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Will the 'Alala ever return to the wild? A bird sacred to Hawaiians and a member of the raven family, the 'Alala today survives only in captivity. How the species once flourished, how it has been driven to near-extinction, and how people struggled to save it, is the gripping story of Seeking the Sacred Raven.
For years, author Mark Jerome Walters has tracked the sacred bird's role in Hawaiian culture and the indomitable 'Alala's sad decline. Trekking through Hawaii's rain forests high on Mauna Loa, talking with biologists, landowners, and government officials, he has woven an epic tale of missed opportunities and the best intentions gone awry. A species that once numbered in the thousands is now limited to about 50 captive birds.
Seeking the Sacred Raven is as much about people and culture as it is about failed policies. From the ancient Polynesians who first settled the island, to Captain Cook in the 18th century, to would-be saviors of the 'Alala in the 1990s, individuals with conflicting passions and priorities have shaped Hawaii and the fate of this dwindling cloud-forest species.
Walters captures brilliantly the internecine politics among private landowners, scientists, environmental groups, individuals and government agencies battling over the bird's habitat and protection. It's only one species, only one bird, but Seeking the Sacred Raven illustrates vividly the many dimensions of species loss, for the human as well as non-human world.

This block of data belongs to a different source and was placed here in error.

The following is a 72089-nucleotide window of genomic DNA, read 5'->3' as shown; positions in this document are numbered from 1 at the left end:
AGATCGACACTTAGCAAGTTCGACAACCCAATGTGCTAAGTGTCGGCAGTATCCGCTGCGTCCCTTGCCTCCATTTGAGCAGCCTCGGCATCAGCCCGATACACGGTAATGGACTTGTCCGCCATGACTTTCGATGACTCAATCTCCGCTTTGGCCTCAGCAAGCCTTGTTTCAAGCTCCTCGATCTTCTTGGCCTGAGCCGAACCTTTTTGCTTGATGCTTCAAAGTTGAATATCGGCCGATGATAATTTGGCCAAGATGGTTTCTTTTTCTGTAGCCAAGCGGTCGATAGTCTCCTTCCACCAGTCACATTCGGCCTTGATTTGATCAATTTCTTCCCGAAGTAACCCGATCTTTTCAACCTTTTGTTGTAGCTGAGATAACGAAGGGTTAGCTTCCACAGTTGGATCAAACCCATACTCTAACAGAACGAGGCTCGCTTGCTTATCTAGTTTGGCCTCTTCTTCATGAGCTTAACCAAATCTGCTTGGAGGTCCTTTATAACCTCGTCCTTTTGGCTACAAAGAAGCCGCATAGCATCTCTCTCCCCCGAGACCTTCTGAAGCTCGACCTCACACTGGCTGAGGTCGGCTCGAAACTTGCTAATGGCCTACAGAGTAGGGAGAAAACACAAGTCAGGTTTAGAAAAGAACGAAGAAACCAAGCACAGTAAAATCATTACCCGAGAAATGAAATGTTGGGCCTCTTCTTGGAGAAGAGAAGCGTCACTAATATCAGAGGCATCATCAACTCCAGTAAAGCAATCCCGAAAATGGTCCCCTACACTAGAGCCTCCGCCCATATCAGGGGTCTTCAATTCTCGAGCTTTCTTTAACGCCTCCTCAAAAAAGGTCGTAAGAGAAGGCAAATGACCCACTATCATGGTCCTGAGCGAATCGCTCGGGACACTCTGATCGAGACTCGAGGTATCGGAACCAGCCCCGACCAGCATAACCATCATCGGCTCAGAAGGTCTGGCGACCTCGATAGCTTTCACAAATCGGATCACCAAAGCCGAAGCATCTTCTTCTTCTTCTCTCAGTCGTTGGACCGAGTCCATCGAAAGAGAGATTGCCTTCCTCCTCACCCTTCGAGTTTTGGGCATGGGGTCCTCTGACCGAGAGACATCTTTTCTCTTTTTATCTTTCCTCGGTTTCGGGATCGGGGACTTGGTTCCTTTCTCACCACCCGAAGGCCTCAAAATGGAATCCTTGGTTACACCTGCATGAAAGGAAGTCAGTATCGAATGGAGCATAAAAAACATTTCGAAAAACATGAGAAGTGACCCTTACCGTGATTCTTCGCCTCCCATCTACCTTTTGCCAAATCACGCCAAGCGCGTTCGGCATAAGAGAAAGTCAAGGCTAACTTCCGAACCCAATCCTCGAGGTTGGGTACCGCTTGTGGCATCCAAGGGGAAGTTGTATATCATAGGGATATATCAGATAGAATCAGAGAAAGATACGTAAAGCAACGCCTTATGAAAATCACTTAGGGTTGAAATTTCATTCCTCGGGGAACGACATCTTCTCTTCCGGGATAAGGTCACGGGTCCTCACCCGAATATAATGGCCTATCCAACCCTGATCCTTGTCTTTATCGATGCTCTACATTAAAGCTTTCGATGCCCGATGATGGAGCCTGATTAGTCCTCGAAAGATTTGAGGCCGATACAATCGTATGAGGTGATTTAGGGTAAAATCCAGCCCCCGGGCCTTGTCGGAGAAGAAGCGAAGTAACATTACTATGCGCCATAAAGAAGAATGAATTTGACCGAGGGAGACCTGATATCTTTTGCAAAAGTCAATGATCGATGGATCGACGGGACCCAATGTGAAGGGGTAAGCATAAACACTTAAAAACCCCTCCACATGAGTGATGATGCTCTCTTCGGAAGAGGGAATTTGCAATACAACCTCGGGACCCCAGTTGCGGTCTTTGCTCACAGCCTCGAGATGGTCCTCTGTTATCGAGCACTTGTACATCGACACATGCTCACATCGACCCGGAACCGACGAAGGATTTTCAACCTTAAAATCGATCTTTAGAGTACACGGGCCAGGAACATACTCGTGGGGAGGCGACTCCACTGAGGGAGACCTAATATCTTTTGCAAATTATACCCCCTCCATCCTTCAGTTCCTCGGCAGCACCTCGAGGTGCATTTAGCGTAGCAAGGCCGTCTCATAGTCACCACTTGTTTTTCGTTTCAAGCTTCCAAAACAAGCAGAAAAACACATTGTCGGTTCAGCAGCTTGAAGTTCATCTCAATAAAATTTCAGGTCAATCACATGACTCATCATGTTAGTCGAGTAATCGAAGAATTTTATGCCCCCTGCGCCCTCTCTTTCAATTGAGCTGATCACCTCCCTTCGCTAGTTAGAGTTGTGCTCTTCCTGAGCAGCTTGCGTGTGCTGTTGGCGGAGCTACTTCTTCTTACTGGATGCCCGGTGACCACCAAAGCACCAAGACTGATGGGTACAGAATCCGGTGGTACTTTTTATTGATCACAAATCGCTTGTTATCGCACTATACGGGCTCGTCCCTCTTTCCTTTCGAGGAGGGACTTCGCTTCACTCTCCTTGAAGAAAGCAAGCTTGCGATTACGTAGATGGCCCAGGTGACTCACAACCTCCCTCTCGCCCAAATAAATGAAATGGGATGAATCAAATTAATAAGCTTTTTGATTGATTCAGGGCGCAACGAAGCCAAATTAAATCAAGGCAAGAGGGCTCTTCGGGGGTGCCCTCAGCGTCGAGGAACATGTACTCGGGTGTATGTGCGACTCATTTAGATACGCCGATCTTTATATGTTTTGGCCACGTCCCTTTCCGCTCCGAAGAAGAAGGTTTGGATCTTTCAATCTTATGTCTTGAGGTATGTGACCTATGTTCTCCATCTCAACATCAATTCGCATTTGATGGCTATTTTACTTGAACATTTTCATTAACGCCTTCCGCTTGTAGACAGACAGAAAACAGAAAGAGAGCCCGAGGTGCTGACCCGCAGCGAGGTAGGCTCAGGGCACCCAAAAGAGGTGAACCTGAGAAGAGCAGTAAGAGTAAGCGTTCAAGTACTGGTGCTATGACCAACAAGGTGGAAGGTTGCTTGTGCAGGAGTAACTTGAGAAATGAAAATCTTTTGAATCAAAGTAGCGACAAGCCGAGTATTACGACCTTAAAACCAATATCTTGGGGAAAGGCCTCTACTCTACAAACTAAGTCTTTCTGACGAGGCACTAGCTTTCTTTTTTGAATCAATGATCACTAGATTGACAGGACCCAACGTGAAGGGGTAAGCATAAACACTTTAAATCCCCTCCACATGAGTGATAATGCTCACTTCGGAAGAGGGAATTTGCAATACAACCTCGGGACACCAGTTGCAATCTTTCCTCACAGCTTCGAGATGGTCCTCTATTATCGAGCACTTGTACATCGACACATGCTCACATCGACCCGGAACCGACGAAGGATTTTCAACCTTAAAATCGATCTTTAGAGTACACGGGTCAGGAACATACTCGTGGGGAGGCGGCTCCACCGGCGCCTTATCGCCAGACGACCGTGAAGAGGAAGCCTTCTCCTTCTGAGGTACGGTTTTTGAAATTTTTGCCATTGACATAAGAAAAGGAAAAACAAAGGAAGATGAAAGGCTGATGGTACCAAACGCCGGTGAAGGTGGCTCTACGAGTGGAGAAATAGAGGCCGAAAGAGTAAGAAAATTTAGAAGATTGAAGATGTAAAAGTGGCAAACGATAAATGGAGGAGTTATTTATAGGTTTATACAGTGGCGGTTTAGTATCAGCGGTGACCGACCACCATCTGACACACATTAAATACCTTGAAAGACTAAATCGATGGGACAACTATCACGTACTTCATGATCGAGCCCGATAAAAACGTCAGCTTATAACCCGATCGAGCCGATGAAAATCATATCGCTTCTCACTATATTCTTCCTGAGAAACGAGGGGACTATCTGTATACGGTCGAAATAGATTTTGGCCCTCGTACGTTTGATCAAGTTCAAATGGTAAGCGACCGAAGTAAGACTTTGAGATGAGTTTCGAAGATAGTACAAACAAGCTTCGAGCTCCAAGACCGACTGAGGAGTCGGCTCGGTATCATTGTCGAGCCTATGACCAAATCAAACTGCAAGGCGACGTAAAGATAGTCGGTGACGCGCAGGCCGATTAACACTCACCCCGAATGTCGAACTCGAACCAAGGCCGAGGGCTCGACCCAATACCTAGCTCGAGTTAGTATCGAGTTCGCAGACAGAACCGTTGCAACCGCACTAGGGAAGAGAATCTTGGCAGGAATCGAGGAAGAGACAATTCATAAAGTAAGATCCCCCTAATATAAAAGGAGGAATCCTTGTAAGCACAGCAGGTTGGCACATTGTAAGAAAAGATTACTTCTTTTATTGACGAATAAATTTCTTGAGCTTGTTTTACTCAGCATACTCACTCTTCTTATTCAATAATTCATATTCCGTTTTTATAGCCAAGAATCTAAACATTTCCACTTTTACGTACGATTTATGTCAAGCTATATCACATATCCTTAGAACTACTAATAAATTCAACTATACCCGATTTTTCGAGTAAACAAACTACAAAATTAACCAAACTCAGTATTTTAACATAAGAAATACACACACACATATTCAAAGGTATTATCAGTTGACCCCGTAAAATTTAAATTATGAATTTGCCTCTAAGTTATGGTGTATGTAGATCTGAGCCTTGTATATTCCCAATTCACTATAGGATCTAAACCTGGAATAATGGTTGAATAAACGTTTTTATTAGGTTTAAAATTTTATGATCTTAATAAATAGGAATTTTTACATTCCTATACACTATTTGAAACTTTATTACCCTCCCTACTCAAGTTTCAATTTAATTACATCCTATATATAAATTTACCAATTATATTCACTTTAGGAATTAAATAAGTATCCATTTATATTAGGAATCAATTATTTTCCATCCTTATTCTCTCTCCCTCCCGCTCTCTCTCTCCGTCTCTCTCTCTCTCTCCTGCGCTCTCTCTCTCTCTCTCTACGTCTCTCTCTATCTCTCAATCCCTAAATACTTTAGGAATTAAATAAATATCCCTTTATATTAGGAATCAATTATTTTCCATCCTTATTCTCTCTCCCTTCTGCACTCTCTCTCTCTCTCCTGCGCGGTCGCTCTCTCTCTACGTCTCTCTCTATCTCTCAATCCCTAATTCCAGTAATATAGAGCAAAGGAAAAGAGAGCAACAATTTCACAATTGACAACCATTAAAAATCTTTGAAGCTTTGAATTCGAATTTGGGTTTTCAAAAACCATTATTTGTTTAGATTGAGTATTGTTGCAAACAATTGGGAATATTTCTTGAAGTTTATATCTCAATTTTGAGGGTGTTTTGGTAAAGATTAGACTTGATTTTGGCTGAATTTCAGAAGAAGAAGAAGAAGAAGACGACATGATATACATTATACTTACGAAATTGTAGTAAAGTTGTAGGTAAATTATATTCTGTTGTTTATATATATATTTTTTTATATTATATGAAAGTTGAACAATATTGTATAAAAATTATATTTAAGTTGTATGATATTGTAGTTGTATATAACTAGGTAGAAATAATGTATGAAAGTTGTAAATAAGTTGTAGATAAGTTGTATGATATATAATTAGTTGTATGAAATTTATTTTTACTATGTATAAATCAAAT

The 'alala, a member of the raven family, is for native Hawaiians a sacred bird, revered as a guardian spirit for the soul on its way to the afterlife. These birds, indigenous to the island of Hawaii, were once plentiful, but disease, predation and loss of habitat have brought them to the brink of extinction. Walters (A Shadow and a Song) offers a devastating chronicle of what happens to attempts to save an endangered species when the interests of landowners, biologists, government agencies and conservation organizations clash: for the 'alala, everything ended in heartbreak in 2002, the last time one of these birds was observed in the wild. Now, Walters says, only 50 'alala remain, in captivity, and they may not survive if they are released, for in spite of all the hard work and sacrifice expended on saving them, little has been accomplished, especially regarding the conservation or renewal of their natural habitat. Walters's poignant book is a trenchant reminder of what can happen when politics and self-interest get in the way of preservation. Illus. not seen by PW.